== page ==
The reception of Aristophanes’ Lysistrata is a good example of the polarizing reactions that a literary work can provoke at different times, or even at the same time in different places. Comedy’s first “women-play” went from being one of the most obscure texts of the Aristophanic corpus during the Renaissance to one of antiquity’s most celebrated dramas in the late twentieth and early twenty–first centuries.Citing its alleged indecency, the Cretan scholar Marcus Musurus famously excluded Lysistrata from his first edition of the Aristophanic corpus in 1498. The women’s suffrage movement in early twentieth–century Britain resurrected the play’s central character, …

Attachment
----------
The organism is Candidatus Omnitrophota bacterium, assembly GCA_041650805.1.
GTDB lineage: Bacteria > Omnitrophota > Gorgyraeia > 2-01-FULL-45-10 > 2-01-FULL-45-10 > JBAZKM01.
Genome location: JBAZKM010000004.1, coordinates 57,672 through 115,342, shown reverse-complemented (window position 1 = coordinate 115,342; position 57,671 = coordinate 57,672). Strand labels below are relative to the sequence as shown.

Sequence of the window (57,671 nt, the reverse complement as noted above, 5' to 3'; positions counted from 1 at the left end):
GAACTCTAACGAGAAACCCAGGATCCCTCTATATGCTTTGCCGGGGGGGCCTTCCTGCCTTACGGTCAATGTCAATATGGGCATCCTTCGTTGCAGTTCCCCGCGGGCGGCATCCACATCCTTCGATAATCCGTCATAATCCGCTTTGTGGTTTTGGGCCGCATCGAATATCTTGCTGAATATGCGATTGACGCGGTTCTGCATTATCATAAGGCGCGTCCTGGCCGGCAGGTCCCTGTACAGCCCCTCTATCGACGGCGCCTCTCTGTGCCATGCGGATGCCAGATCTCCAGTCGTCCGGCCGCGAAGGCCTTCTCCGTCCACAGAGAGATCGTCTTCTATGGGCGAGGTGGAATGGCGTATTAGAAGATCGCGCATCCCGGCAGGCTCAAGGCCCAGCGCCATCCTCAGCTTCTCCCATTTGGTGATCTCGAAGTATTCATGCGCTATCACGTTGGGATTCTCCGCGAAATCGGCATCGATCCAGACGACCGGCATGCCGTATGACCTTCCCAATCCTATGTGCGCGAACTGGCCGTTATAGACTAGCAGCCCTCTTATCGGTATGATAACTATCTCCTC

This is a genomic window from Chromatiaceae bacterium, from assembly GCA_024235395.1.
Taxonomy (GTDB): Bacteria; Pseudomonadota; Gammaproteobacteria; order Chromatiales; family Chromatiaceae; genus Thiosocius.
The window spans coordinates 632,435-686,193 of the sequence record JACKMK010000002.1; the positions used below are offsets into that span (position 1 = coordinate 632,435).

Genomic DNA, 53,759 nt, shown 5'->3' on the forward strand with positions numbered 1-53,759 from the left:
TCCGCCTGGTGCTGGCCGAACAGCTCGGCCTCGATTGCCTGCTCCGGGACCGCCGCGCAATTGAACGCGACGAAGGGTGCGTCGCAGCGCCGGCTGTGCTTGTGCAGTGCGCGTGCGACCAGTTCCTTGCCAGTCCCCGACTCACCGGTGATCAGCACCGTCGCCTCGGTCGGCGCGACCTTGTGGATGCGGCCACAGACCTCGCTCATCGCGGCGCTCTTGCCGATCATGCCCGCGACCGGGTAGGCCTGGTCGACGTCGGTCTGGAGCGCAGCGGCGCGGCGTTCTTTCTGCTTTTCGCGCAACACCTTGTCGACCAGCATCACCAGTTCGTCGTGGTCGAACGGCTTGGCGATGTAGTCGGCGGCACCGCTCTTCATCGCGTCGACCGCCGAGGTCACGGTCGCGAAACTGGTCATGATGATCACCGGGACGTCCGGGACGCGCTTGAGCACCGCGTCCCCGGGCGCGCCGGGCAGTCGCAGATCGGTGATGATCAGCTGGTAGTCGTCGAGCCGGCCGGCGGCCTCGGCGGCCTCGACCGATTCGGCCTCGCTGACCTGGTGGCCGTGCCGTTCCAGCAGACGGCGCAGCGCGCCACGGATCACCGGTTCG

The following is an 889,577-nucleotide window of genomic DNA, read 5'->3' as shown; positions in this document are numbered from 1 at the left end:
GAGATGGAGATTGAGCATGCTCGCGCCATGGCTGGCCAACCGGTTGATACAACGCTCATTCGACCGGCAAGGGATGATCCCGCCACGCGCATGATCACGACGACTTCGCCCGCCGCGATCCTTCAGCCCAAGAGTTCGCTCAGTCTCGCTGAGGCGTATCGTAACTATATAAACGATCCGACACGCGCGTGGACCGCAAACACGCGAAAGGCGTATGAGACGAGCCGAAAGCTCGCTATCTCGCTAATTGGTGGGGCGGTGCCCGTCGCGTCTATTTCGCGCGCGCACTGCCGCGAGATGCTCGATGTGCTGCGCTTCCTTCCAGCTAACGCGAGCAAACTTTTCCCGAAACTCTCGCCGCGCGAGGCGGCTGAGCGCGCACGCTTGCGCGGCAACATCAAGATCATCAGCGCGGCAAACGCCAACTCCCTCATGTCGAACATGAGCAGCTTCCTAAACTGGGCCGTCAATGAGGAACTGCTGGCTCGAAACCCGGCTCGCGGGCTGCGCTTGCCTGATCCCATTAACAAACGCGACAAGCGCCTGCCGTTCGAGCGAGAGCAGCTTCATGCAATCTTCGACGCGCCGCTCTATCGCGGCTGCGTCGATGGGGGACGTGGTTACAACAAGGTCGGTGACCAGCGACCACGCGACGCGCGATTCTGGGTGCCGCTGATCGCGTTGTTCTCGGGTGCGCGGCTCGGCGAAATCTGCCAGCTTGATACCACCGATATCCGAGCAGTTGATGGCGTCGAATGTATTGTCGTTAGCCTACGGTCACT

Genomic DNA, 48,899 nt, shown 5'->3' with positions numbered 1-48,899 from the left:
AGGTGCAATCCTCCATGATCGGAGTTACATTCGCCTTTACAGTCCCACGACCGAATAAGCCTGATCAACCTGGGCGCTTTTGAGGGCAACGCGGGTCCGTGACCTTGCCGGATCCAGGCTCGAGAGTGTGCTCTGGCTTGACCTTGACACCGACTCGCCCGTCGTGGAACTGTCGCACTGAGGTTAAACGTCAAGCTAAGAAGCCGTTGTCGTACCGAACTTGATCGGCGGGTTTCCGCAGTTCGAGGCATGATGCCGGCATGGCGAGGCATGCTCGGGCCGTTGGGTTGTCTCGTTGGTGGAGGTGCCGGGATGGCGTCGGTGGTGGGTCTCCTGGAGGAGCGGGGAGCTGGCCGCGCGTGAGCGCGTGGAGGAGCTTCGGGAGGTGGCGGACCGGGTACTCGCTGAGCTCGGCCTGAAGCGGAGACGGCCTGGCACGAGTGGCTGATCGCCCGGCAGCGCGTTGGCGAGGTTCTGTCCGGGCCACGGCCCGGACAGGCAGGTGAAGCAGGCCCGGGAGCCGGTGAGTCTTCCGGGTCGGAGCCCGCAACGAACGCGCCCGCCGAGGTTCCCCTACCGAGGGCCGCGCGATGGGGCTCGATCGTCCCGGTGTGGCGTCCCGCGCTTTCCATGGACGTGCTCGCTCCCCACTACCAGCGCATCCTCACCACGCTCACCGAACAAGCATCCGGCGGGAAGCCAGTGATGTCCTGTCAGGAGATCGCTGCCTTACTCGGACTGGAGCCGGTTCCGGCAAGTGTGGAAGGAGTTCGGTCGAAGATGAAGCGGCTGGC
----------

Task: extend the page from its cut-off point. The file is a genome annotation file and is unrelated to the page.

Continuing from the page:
Sells, Donald. "Lysistrata". The Literary Encyclopedia. First published 07 January 2014; last revised 30 November -1.
[http://www.litencyc.com/php/sworks.php?rec=true&UID=13329, accessed 27 April 2015.]